If Marge Schott is a crook, she is a clumsy crook. She makes the wet bandits from Home Alone look like Professor Moriarty from the Sherlock Holmes stories.
The Cincinnati Reds' deposed owner stands accused of devising an elaborate conspiracy to defraud mighty General Motors, only to leave a trail any tenderfoot could trace.
In her desperate attempt to hold on to her underperforming Chevrolet-Geo dealership, Schott allegedly fabricated sales figures, hid unsold vehicles and authorized a phony paper trail. Then she failed to cover her tracks by getting her story straight with the purported purchasers.
''I didn't know anything about it until I got a notice in the mail,'' a former Reds employee recalled. ''She had me down for a Chevy Blazer. I'm still waiting for it.''
GM alleges 57 such sham transactions in its case before the Ohio Motor Vehicle Dealers Board. If these claims are accurate, Schott is sure to lose her dealership as a result of this deception and her failure to meet agreed-upon sales quotas. If that is the extent of the damage she endures, she should consider it a Christmas present.
More than a minor dispute
This is not merely an intramural dispute between a local dealer and a distant corporation. GM's concerns notwithstanding, Schott may have compelled numerous employees and duped dozens of acquaintances into participating in a plot that purportedly netted her $19,397.84 in unearned incentive bonuses. That, friends, is felony-level fraud. Schott has since repaid the money, according to Reds' marketing director Chip Baker, but she could still face federal mail fraud charges.
Perhaps Johnnie Cochran could convince us otherwise, but this case fairly screams of criminal intent. The question is whether anyone in authority is paying attention.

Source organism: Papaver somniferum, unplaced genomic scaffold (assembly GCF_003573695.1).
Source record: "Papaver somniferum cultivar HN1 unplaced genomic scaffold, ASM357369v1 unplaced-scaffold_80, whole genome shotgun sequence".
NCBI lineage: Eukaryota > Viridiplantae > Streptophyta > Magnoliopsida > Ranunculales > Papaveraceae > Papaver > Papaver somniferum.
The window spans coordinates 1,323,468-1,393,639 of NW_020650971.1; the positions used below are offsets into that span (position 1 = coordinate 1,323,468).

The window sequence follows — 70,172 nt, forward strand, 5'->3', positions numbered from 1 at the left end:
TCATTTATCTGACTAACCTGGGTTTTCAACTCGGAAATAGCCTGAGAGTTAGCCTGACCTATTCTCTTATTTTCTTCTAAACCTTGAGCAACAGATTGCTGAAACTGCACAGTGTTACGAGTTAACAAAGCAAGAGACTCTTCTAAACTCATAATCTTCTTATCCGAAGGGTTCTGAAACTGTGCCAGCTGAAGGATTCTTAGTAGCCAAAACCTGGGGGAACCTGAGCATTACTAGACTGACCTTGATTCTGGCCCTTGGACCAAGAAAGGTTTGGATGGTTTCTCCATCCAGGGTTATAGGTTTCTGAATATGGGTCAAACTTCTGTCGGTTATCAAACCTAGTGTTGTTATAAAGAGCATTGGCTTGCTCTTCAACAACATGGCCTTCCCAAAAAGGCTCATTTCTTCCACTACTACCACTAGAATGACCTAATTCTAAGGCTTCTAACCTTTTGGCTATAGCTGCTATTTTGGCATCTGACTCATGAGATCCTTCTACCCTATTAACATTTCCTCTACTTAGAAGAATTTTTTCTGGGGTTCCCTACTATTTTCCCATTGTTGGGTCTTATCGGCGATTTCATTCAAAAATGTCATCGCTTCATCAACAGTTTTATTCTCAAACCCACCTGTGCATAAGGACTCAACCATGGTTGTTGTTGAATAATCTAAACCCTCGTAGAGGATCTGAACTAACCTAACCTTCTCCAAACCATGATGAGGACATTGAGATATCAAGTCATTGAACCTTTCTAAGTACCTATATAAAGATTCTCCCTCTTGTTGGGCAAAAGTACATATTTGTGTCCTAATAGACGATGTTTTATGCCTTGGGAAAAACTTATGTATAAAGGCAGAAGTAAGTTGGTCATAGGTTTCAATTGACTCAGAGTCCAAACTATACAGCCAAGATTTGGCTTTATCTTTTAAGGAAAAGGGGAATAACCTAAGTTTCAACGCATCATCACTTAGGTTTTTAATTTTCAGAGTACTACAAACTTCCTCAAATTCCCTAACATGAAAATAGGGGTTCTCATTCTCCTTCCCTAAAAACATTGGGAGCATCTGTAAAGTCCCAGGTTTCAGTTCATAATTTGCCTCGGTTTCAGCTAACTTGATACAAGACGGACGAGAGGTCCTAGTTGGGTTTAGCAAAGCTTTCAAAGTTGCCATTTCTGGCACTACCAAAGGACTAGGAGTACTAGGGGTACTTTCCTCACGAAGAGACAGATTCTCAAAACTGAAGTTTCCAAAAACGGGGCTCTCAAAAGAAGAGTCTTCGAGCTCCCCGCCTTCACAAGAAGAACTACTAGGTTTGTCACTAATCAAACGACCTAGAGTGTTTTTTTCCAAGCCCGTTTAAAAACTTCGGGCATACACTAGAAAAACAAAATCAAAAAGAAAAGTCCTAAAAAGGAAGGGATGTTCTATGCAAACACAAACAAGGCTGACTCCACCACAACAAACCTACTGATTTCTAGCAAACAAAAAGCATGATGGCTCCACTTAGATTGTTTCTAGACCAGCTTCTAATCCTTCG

''Until we get a complaint from GM, we won't be looking into it,'' said Leo Skinner, chief of public information for the Ohio Department of Public Safety. ''It looks like the issue is just between GM and Marge Schott.''
The myth about Marge Schott is that she is a shrewd businesswoman who succeeds by containing costs and staring down the chauvinist boys club at corporate. The truth is that sophisticated business strategy is as beyond her grasp, and even simple salesmanship represents a huge hurdle. (Simple Salesmanship Rule No. 1: Don't offend potential customers based on their religion, race or sexual preference.)
If Marge Schott had not inherited her wealth, she would probably be waiting tables at Frisch's. According to GM's accounting, Schott's Chevy dealership, located on a prime stretch of Montgomery Road, sold 89 vehicles during the second quarter of 1996. That's less than one sale per day, which is less than 96.7 percent of Schott's fellow Chevy dealers managed.
A reason for baseball to act
Business reversals do not disqualify Schott as a baseball owner. If they did, George Steinbrenner would be obliged to sell the New York Yankees because of his setbacks in shipbuilding. Fraud, however, is a different matter, and may justify a stern response from acting commissioner Bud Selig. Especially since the owner in question is already being sanctioned for other offenses.
Baseball's most recent suspension of Schott was prompted by her praise of Adolf Hitler, but was really the result of a long series of embarrassments. She subsequently decided - wisely - to adopt a lower profile and avoid interviews. If she did not learn a lesson, she at least realized that she was tethered to a tight leash.
Marge Schott knows she can never hope to run the Reds again if she starts running her mouth as recklessly as she has in the past. What is less clear is how baseball might respond to other kinds of crises.
Selig might view the GM flap as a violation of Schott's probation, or an unpardonable breach of integrity. He might decide that the best interests of baseball would be better served without her.
Truth be told, Selig probably made that decision several years ago. He may never get a better excuse.